January 2015 - Tank Stream Labs


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Last month, Kris Flegg from Prezi ventured into Tank Stream Labs to introduce the community to a cloud-based presentation software Prezi. As a result, TSL has collated keynotes from Kris Flegg and advice from professional TV presenter Susie Elelman to remind you, a presentation is not purely based on visual aids, instead requires a human element that can be refined.

So what is Prezi?

Prezi is a cloud-based (SaaS) presentation software and storytelling tool for presenting ideas on a virtual Canvas. The product employs a zooming user interface, allowing users to zoom in and out of their presentation media and display information within a 3D space.

How is this different to Power Point?

Power Point uses a 2D canvas using slides to take the viewer on a linear, hierarchal journey through content. Prezi presentations however, are non linear. A story is presented to an audience with multiple paths from point A to point B. This allows you to explore ideas smoothly and naturally. Additionally, it allows you to “zoom in” for emphasis and break down content. Once you’re in a specific area you can “pan” to expand back on that idea.

The Memory Palace

Prezi was designed bearing in mind the notion of the “memory palace.” A Memory Palace has little to do with brain structure or intelligence, rather, the technique of using spatial learning. The idea is that remembering a list of objects or key notes is difficult, however, if you incorporate these into a story using location trigger points, it becomes easier.

Prezi in this way, can be used by presenters to navigate their message on a 3D image (a visual location rather than a slide). By virtue of the presenter’s storytelling, the audience is zoomed into the detail of the 3D image, which contains key notes of information to remember. The presenter then directs the presentation back to the overall image to re-iterate the story and where you have travelled within the image.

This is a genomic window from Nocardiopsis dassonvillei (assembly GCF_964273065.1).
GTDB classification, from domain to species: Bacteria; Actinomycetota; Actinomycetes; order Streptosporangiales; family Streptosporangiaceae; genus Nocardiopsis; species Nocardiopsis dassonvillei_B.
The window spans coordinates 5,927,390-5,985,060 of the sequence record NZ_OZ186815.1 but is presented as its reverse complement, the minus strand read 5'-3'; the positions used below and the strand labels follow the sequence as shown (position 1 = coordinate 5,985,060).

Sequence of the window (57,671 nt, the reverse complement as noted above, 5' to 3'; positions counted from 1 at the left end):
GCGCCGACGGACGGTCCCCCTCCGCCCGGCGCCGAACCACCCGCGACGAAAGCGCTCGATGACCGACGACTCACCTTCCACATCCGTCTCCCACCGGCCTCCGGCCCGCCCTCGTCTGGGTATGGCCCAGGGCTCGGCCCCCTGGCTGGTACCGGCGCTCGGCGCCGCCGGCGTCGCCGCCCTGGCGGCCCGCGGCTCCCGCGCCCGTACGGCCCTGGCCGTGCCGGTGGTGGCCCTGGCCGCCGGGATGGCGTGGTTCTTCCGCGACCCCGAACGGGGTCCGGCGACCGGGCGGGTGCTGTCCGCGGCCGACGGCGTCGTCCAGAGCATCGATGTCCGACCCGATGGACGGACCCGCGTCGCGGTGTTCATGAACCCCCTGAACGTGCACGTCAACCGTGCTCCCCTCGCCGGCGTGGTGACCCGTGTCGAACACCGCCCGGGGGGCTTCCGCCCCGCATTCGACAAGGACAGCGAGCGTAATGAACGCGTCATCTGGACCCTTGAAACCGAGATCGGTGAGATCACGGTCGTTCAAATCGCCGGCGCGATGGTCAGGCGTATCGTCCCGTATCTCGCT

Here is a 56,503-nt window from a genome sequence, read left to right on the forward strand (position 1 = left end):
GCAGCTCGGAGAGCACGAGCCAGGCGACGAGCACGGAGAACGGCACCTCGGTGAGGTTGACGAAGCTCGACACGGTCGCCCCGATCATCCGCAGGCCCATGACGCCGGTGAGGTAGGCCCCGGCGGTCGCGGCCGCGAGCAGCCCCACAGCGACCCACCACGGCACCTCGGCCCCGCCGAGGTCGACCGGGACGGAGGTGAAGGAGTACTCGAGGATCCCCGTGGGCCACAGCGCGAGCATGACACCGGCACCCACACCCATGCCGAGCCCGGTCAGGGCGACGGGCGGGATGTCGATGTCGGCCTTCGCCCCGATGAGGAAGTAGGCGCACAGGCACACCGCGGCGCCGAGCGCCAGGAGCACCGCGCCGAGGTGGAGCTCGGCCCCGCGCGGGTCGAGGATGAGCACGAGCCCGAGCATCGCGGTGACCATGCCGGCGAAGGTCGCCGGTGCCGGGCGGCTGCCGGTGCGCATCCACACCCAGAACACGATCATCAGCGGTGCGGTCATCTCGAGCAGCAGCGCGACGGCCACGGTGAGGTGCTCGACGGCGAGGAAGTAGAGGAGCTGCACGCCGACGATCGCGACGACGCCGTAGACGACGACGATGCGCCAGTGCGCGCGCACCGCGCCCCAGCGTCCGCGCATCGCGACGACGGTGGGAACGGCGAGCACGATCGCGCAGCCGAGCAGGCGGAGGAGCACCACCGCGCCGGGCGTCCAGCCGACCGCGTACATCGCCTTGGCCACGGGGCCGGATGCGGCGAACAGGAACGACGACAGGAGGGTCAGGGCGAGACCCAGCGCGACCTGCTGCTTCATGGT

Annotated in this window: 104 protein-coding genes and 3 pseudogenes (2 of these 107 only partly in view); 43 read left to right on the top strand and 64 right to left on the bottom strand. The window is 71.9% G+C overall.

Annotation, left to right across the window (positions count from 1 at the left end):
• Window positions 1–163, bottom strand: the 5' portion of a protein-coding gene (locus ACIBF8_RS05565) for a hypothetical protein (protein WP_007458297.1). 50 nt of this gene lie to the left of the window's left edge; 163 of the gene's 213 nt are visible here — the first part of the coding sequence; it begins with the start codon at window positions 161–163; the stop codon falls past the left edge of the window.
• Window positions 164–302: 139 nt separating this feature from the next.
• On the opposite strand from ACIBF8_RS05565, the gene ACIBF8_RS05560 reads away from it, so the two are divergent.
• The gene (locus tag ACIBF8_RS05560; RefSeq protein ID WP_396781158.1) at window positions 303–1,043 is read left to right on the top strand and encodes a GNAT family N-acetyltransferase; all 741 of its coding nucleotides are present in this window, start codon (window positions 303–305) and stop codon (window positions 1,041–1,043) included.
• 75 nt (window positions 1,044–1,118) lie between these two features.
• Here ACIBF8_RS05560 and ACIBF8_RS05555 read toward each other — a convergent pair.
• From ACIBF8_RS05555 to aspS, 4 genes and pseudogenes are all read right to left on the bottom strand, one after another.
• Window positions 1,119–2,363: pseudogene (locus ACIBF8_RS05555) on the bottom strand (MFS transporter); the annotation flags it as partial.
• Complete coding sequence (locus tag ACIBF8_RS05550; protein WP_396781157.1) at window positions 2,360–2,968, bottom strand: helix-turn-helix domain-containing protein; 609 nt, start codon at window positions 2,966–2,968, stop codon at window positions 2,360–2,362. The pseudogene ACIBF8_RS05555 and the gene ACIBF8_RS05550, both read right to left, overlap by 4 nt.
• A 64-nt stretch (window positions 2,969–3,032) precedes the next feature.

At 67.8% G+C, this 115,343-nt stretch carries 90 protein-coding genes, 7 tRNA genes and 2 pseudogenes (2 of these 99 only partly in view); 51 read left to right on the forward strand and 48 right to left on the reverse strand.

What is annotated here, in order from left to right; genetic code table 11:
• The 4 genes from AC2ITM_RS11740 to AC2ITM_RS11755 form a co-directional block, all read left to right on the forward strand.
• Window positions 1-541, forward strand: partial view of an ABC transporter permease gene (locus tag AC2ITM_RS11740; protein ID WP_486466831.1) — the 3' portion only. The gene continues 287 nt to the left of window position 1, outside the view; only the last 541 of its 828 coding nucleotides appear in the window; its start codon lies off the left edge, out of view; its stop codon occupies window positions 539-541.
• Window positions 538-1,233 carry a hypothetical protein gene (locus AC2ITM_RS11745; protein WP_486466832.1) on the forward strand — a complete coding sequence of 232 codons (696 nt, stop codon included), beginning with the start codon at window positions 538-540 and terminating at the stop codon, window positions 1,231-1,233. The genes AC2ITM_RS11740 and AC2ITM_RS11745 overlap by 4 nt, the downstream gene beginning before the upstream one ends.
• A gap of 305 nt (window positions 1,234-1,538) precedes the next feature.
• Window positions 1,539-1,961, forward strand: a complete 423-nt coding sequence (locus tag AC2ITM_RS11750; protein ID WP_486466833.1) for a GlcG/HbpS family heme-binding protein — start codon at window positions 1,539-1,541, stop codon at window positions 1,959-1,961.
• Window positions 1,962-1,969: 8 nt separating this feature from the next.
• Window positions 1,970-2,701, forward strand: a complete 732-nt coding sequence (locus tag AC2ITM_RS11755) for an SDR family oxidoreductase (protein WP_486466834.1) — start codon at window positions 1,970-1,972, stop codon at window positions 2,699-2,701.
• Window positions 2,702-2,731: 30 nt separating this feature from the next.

The Human Element

“A Prezi presentation can overshadow the presenter,” admits Kris Flegg. At the end of the day Prezi is a visual aid designed to get everyone’s attention. It is up to the individual to sell and navigate the story.

Kris Flegg lists 4 common fears presenters have.

1. People aren’t going to remember half of what they were listening to.

2. I have a lot to say but I don’t know how it all fits together.

3. 110 slides in and it feels like we are talking content after content after content.

4. I don’t know if anyone is actually taking this in.

Susie Elelman reminds us that above all, presentations pivot on the 3Es, Entertainment, Entertainment, Entertainment. By this she doesn’t mean a show of jazz hands! Rather know what gets your audience’s heart racing. It is context and setting specific. If it is an investor they may get a kick out of figures or new insights – use it to entertain them.

The Formula

The simple formula to fool proof your presentation


Proper Preparation + Prior Practice = Prevents Piss Poor Presentations

Presenting Dos.

  • Start with the problem. Always begin a presentation by explaining how your product or service addresses the audience’s pain points.
  • Stay on message and make each point an island.
  • Sub-edit in your head. You could talk about your company forever, but don’t. Presentations should educate and intrigue.
  • Pace & Pause. Brief silences can be your biggest asset when trying to emphasise a point. Don’t be afraid to take a breath.
  • Relate to the audience. Have a personal story to tell! It is the oldest and most successful method of passing on information. Use it.
  • Rehearse, rehearse, rehearse. Practice potential FAQ, know your timing, develop a rhythm & feel comfortable with the content on your tongue. Have a dry-run in front of your colleagues in the office. Make them interrupt you and see if you can continue with your presentation. If you can’t, you clearly do not know your content well enough.
  • Feedback. Ask your coworkers for feedback. Ask where they get lost or bored with your content. Refine and test again
  • Just speak plain English.

Presenting Don’ts

  • Don’t try and be funny if you know you’re not. Its super uncomfortable, let’s leave it at that.
  • Don’t leave your personality at home. People came to listen to you not an automated company representative, so be human.
  • Don’t read your slides. FYI your audience can read too. So what value add are you providing in the mix? Know your slides and entertain your audience, don’t waste their time.
  • Don’t fidget. If you have prepared your presentation correctly you won’t have time to play with your face, pace or wring your fingers, you will be to busy entertaining.
  • Don’t give too much info. Contain your knowledge as too much info will kill the key message.


It’s ok to be nervous, in fact Susie Elelman expects you to be. The difference however, is that if you have adequately prepared and practiced you will be able to